|IBA conservation status|
|Year of assessment (most recent)||State (condition)||Pressure (threat)||Response (action)|
|2014||not assessed||high||not assessed|
|For more information about IBA monitoring, please click here|
Site description (2006 baseline)
The site occupies 427 ha of tall dry forest on karstic limestone, of which 82 ha is protected as the Parrot Reserve, owned by the National Trust. The forest is highly diverse with Cedrela odorata (the majority are mature or dead trees, main parrot nesting habitat), Sideroxylon salicifolium, Exothea paniculata, Chionanthus caymanensis and Bursera simaruba as dominants. There has been a long history of disturbance by logging and the forest is a mosaic of primary and second growth trees with, on the south of the bluff, Pilosocereus sp., Agave sobolifera, Tillandsia sp. and orchids.
These include 60-70 pairs of the Near-threatened Cuban Parrot hesterna. It is estimated that 29-42 nests per year may be necessary to sustain the population - a concern since all active parrot nests located in surveys (1999-2003) were in dead or dying Cedrela odorata cavities in the Bursera-Exothea- Chionanthus community, and while cedars were common there was no recruitment of seedlings or young trees. Since 1999, a total of 18 active nests have been located, together with other pairs holding territories but not nesting. Also, about 9% of the global population of the Near-threatened restricted-range Vitelline Warbler crawfordi. The restrictedrange Thick-billed Vireo alleni is common and the biome species Loggerhead Kingbird caymanensis is uncommon.A total of 19 taxa breed, three additional species with endemic races: Red-legged Thrush Turdus plumbeus coryi confined to Cayman Brac), Caribbean Elaenia caymanensis and Bananaquit sharpei. Indigenous species are the Whitecrowned Pigeon, Zenaida Dove, White-winged Dove, Common Ground-dove, Mangrove Cuckoo, Smooth-billed Ani, Barn Owl, Northern Mockingbird and Yellow-faced Grassquit Tiaris olivaceus; summer breeding migrants are the Grey Kingbird, Antillean Nighthawk and Blackwhiskered Vireo.Regular migrant landbirds include Yellow-bellied sapsucker, Grey Catbird, White-eyed Vireo, Yellow-throated Vireo, and 28 species of warbler, most commonly Northern Parula, Cape May Warbler, Yellow-rumped Warbler, Yellow-throated Warbler, Palm Warbler, Prairie Warbler, Black-and-white Warbler, American Redstart and Ovenbird.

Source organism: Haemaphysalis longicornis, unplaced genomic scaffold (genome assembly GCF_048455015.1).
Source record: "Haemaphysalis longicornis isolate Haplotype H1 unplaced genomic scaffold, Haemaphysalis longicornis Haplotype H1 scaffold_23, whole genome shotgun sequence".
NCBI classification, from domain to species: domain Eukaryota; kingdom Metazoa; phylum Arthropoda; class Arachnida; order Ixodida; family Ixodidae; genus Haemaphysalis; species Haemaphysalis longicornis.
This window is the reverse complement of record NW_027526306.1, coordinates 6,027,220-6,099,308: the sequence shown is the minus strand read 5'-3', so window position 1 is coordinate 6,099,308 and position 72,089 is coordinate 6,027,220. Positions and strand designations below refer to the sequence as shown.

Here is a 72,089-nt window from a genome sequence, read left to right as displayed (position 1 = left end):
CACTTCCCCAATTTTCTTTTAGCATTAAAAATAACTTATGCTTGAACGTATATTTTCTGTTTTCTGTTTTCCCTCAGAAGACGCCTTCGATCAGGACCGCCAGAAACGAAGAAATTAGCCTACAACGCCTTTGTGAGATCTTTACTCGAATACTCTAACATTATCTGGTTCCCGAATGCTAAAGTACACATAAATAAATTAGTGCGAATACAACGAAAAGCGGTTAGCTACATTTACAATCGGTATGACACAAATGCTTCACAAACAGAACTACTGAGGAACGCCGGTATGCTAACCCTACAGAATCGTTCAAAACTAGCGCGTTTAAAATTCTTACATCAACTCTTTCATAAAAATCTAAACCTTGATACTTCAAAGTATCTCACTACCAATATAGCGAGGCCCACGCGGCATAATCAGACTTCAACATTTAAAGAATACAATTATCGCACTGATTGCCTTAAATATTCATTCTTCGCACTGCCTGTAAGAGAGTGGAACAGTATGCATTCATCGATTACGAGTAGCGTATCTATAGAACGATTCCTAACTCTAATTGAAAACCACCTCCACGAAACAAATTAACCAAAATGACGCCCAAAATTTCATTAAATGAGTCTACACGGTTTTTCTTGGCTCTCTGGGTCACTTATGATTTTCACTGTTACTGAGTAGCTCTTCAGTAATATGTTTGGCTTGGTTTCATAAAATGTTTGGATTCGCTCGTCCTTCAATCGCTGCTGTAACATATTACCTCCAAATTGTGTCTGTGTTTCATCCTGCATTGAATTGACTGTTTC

Non-bird biodiversity: Plants endemic to the Cayman Islands: Allophylus cominia var. caymanensis; Crossopetalum caymanense and Cocothrinax proctorii. Endemic plants to Little Cayman and Cayman Brac: Chionanthus caymanensis var. caymanensis, Encyclia kingsii, Phyllanthus caymanensis and Myremecophila thompsoniana var. minor. Verbesina caymanensis endemic to Cayman Brac occurs on the north-eastern bluff. It is a priority site for cacti in a regional context Pilosocereus sp. Bats, Caribbean endemics: Macrotus waterhousii minor and Erophylla sezekorni syops. Amphibians: Osateophilus septentrionalis and Eleutherodactylus p. planirostris. Reptiles endemic to Little Cayman and Cayman Brac: Alsophis cantherigerus fuscicauda, Anolis sagrei luteosignifer, Aristelliger p. praesignis, Cyclura nubila caymanensis, Celestus crusculusmaculates and Sphaerodactylus argivus argivus. Lepidoptera endemic to the Cayman Islands: Cyclargus ammon erembis and Memphis echemus danielana.
BirdLife International (2023) Important Bird Area factsheet: Bluff Forest. Downloaded from http://datazone.birdlife.org/site/factsheet/bluff-forest-iba-cayman-islands-(to-uk) on 08/12/2023.